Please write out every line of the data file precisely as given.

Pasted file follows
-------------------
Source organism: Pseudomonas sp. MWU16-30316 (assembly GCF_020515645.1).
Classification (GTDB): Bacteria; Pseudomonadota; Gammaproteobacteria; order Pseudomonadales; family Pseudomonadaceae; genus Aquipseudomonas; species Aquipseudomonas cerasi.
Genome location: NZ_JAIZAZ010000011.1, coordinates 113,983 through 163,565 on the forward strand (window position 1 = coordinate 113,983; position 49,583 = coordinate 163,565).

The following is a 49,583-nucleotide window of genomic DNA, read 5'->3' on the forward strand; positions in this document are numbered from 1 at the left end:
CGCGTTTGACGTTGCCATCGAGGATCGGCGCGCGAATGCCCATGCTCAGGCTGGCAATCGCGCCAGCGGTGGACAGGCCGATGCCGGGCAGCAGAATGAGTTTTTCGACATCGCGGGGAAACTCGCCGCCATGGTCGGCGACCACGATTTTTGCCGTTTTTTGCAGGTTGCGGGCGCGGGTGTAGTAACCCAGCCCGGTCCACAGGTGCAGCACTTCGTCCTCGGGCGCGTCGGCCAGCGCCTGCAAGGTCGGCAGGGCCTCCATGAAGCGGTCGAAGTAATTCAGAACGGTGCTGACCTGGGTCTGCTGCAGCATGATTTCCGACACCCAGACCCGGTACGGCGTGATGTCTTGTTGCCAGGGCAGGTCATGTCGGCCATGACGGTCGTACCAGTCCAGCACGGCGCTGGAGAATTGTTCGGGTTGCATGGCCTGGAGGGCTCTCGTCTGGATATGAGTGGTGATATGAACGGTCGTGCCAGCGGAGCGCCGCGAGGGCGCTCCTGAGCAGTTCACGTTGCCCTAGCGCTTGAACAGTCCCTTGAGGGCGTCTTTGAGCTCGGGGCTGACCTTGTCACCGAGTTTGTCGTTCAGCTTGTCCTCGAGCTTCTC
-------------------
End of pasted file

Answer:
Source organism: Pseudomonas sp. MWU16-30316 (assembly GCF_020515645.1).
Classification (GTDB): Bacteria; Pseudomonadota; Gammaproteobacteria; order Pseudomonadales; family Pseudomonadaceae; genus Aquipseudomonas; species Aquipseudomonas cerasi.
Genome location: NZ_JAIZAZ010000011.1, coordinates 113,983 through 163,565 on the forward strand (window position 1 = coordinate 113,983; position 49,583 = coordinate 163,565).

The following is a 49,583-nucleotide window of genomic DNA, read 5'->3' on the forward strand; positions in this document are numbered from 1 at the left end:
CGCGTTTGACGTTGCCATCGAGGATCGGCGCGCGAATGCCCATGCTCAGGCTGGCAATCGCGCCAGCGGTGGACAGGCCGATGCCGGGCAGCAGAATGAGTTTTTCGACATCGCGGGGAAACTCGCCGCCATGGTCGGCGACCACGATTTTTGCCGTTTTTTGCAGGTTGCGGGCGCGGGTGTAGTAACCCAGCCCGGTCCACAGGTGCAGCACTTCGTCCTCGGGCGCGTCGGCCAGCGCCTGCAAGGTCGGCAGGGCCTCCATGAAGCGGTCGAAGTAATTCAGAACGGTGCTGACCTGGGTCTGCTGCAGCATGATTTCCGACACCCAGACCCGGTACGGCGTGATGTCTTGTTGCCAGGGCAGGTCATGTCGGCCATGACGGTCGTACCAGTCCAGCACGGCGCTGGAGAATTGTTCGGGTTGCATGGCCTGGAGGGCTCTCGTCTGGATATGAGTGGTGATATGAACGGTCGTGCCAGCGGAGCGCCGCGAGGGCGCTCCTGAGCAGTTCACGTTGCCCTAGCGCTTGAACAGTCCCTTGAGGGCGTCTTTGAGCTCGGGGCTGACCTTGTCACCGAGTTTGTCGTTCAGCTTGTCCTCGAGCTTCTC